“Even though as a non-EU company, GDPR does not apply to us, we understand the possible sensitivity of personal information and allow you or anyone to removed information about themselves.”


Silhouettes on top of code


The General Data Protection Regulation is a massive piece of European legislation intended to hand back control to users in an age when data has become a commodity.

Similar rules now exist in post-Brexit Britain.

And they apply just as much to data that has been gathered from the public domain.

“Saying the data is publicly accessed is not good enough,” Mr Romain says, “just because you put your phone number on a website doesn’t mean that you’re OK for someone to scrape it and put it on a database to be sold.”

Daisy chain

Rafi Azim-Khan, data privacy head at the Pillsbury law firm, agrees.

“Even if company ‘A’ has legal grounds to process your personal data, that doesn’t doesn’t mean that company ‘B’ or ‘C’ does,” he says.

“There is a daisy chain of data being passed along and each business becomes a separate legal controller under the law.

“If a business got hold of your details and allowed others to contact you in a way you didn’t want to be contacted, that begs the question – is that business compliant with GDPR?”

Web scraping

The UK’s Information Commissioner’s Office suggested I make an official complaint, which I did.

Meanwhile, it said: “In the case of data matching and web scraping, data-protection law does not stop you processing publicly available personal data – but you must do it in compliance with the law.

“For example, if you scrape publicly-available personal data from social-media profiles, you become the controller for that data.

“You therefore need to ensure you comply with data-protection requirements, including having a lawful basis for processing and providing privacy information to individuals.”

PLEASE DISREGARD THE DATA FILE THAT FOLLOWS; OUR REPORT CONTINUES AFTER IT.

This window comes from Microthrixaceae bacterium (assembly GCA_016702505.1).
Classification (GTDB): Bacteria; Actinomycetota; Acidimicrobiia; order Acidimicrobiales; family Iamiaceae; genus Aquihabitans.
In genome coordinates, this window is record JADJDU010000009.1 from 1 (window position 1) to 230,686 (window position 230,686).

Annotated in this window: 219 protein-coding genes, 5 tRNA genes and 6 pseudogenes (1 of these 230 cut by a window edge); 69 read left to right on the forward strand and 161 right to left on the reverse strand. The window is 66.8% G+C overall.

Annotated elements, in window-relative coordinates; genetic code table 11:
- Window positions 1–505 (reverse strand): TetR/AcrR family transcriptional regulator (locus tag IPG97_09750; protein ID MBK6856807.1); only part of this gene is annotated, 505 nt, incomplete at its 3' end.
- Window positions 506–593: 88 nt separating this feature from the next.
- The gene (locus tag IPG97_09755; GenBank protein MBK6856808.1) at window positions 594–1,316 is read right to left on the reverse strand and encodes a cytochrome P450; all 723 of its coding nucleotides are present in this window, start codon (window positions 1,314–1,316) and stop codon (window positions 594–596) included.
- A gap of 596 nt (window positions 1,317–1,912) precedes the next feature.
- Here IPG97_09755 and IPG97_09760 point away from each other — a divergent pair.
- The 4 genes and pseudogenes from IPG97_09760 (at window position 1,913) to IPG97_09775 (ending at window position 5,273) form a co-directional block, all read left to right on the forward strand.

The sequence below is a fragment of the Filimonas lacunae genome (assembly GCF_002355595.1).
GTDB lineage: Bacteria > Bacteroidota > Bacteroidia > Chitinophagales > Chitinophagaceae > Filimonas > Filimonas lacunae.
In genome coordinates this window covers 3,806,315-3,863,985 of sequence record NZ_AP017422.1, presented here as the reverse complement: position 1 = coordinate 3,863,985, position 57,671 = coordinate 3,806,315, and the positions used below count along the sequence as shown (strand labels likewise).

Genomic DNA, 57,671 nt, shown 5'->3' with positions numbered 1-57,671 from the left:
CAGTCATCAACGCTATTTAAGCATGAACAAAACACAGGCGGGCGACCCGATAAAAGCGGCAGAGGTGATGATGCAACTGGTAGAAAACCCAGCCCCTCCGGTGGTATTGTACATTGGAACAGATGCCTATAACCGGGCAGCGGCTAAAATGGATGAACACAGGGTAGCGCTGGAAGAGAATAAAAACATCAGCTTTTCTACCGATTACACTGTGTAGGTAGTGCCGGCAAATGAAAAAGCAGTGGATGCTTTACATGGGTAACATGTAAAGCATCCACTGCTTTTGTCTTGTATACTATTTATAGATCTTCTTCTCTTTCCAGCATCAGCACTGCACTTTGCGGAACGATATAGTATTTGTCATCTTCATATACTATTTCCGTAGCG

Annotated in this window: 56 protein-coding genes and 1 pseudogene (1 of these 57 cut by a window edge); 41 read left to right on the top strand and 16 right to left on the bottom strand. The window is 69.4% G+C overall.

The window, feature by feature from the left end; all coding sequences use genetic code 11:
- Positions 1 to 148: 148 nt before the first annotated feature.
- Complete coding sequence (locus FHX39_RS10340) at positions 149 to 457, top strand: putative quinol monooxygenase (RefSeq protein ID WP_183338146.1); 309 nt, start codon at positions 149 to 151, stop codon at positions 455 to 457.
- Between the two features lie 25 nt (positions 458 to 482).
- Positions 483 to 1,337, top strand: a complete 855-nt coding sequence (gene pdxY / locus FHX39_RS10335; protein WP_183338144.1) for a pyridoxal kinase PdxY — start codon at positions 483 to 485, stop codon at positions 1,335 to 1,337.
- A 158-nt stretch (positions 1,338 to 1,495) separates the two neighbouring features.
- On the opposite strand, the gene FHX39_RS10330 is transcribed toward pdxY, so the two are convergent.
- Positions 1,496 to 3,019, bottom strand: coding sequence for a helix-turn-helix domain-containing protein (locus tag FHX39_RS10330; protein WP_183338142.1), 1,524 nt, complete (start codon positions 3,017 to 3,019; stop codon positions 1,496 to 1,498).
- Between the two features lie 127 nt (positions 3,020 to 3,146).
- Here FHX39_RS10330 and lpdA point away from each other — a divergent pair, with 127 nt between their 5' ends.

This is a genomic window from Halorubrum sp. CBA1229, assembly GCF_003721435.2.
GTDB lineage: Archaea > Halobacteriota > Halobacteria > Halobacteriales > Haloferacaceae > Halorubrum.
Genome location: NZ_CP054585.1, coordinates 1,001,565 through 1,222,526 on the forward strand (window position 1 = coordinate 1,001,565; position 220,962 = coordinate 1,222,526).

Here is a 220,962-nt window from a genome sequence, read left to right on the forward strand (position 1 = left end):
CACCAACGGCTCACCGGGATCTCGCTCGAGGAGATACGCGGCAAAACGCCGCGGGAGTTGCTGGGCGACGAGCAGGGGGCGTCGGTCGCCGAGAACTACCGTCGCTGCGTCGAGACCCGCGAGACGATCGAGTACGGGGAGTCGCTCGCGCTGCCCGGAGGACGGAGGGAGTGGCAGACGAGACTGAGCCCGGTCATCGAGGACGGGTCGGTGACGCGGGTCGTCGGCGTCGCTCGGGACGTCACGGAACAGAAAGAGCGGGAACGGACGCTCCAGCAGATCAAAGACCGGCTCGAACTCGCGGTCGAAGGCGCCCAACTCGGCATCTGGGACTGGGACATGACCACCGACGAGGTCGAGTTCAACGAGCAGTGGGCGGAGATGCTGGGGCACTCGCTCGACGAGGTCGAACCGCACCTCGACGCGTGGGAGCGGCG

‘Slightly ridiculous’

US-based companies must have what is called an Article 27 representative in Europe if they are processing European data, someone regulators can deal with if there is a data breach or other issue.

But Pipl told BBC News it did not have one.

The Luxembourg data-protection authority ruled that Noyb’s complaint against RocketReach, and a similar company, Apollo was unfounded, in part because they did not have this point of contact, so the case could not be pursued.

Data-protection consultant Dyann Heward-Mills says this is a slightly ridiculous catch-22.

“They were saying we don’t think what these firms are doing is right – but we can’t act because they don’t have the contact,” she says.

Companies will often have a “legitimate business interest” in using individual’s data – but they must balance this with the rights of individuals, who definitely have a “right to know” how the information was acquired, Ms Heward-Mills says.


Phone with numbers pouring out


Newcastle University law professor Lilian Edwards says the example highlights some of the challenges of GDPR.

“There’s no real way to enforce GDPR outside of the EU, either information rights or erasure rights,” she says.

“In the US, what really works is copyright takedown notices – but your telephone number isn’t copyright.

“It really points up the differences between our systems.”